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Journalists can be very predictable. They love a story about something exciting and new that is changing our culture, changing our politics, transforming our very lives! And they equally love a story debunking that thing that was supposed to transform our lives as really being a crock, just something that was overhyped and is truly finished before it ever took off.

What bores journalists to the core is the story about something new that is functional, useful and slowly gains acceptance. And that’s the true story about blogs. They didn’t take over the media world in a blaze of glory and GOP convention passes. They didn’t replace newspapers and radio and TV in a single bound. But they’re also not in their “twilight” or finished and done.

Two recent high-profile articles (and an editorial) take aim at blogs. New York magazine’s cover story by Clive Thompson Blogs to Riches tried to rain on the blogosphere’s parade by finding that only a few A-list bloggers make money blogging. And Slate’s Daniel Gross piled on with his mounting evidence that this is the Twilight of the Blogs and that they are done as a business.

Thompson’s main issue is that blogging is supposed to be a democratic medium, where anyone can join in and become popular and profitable overnight.

“But if you talk to many of today’s bloggers, they’ll complain that the game seems fixed,” he writes. “They’ve targeted one of the more lucrative niches — gossip or politics or gadgets (or sex, of course) — yet they cannot reach anywhere close to the size of the existing big blogs. It’s as if there were an A-list of a few extremely lucky, well-trafficked blogs — then hordes of people stuck on the B-list or C-list.”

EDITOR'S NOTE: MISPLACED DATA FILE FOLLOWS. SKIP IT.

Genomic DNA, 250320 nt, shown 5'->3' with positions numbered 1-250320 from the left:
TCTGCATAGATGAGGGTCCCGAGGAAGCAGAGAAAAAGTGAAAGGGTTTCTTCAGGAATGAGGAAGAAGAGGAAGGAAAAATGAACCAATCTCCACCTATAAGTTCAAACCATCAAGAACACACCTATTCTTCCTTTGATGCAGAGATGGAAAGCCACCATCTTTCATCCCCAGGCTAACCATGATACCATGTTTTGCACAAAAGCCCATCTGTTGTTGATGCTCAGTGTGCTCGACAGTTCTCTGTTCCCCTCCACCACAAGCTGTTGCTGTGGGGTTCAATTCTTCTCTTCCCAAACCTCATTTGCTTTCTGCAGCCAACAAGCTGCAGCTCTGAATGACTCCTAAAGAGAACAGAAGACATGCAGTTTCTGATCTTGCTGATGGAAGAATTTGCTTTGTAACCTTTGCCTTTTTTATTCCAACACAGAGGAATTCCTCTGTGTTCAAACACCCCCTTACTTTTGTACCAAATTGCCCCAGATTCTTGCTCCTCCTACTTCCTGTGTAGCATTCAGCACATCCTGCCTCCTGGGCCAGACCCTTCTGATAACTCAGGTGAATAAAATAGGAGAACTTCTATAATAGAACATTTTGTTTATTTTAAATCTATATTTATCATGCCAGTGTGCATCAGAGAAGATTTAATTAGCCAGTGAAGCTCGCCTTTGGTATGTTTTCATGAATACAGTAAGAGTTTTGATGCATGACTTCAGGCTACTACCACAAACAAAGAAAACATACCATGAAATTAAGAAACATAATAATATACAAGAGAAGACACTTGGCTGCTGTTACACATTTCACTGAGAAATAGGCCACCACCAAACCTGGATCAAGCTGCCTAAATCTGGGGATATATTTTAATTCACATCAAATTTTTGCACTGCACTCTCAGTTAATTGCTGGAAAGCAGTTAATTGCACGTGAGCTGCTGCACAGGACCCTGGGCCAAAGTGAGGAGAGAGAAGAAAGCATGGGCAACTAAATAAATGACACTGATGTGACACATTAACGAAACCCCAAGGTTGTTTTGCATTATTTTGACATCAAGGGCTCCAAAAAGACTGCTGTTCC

What a surprise that not everyone can be popular in blogging, and now after some years of expansion, the blogosphere doesn’t really need another blog about gossip, politics, gadgets or sex. Wipe away those tears. Blogging, it ends up, is just as competitive as every other media business, with winners and losers.

Gross is more distressed that blogs have been hyped too much with magazine cover stories, and that venture capitalists and Big Media are being duped by the hype. His overaching point is that this is a repeat of the dot-com boom and bust, with blogs being the Next Big Thing to fail. And the Chicago Tribune editorial points to Gallup numbers on blog readership and Gross’ story as signs of the end of blogging. The editorial’s tepid conclusion: “So blogging has a future, however indefinite.”

But there’s one problem with this line of thinking. Even though the dot-com boom might have busted, the underlying idea of Internet business is alive and well and quite mature in advertising and paid content. Just because Boo.com failed — an infamously overhyped dot-com startup — e-commerce is doing just fine. So even though blogs might not take over the world, they are easily finding a place at the media table as fact-checkers of Big Media and outlets for many, many more voices around the world.

While Gross might scoff at Pajamas Media, the conservative blog network is one of many such blog networks that are banding together to find ways to make money. And if the blog business was really over, why would Gross himself have a blog about business, with advertisements prominently placed?

Of course, I have a vested interest in blogs as a business (and blogs that live on Big Media sites), but as an observer of the scene, I have followed the rise of blogs from the underground to a mainstream pursuit, and from non-commercial techie roots to big business. And from my vantage point, blogs have certainly made money for some people and not others, and have certainly given smart people ample opportunity to join the fray. It’s the boring story of a new medium rising up and shaking things up — but why make it the gold rush it never should have been?

The answer lies in the secret behind all these extreme positions on blogs by journalists. Stories about blogs tend to bring links from other bloggers — even if they’re angry about the stories. Blogs to Riches is the second most emailed story at New York’s website over the past 30 days, and the most emailed story in the past seven days. And a Technorati search shows that there are 195 blogs linking to the Slate story by Gross.

The irony of ironies is that Slate ends up getting more traffic to its story (thanks to blogs linking to it!), thereby making more money for Slate by knocking blogs as a business.

So the next time you see a journalist hyping blogs or knocking them off their pedestal, consider the less glamorous middle-ground take that blogs are doing just fine — not world-beating and not flailing miserably — but just fine. And I won’t be hurt if you decide not to link to my not-so-sensational theory.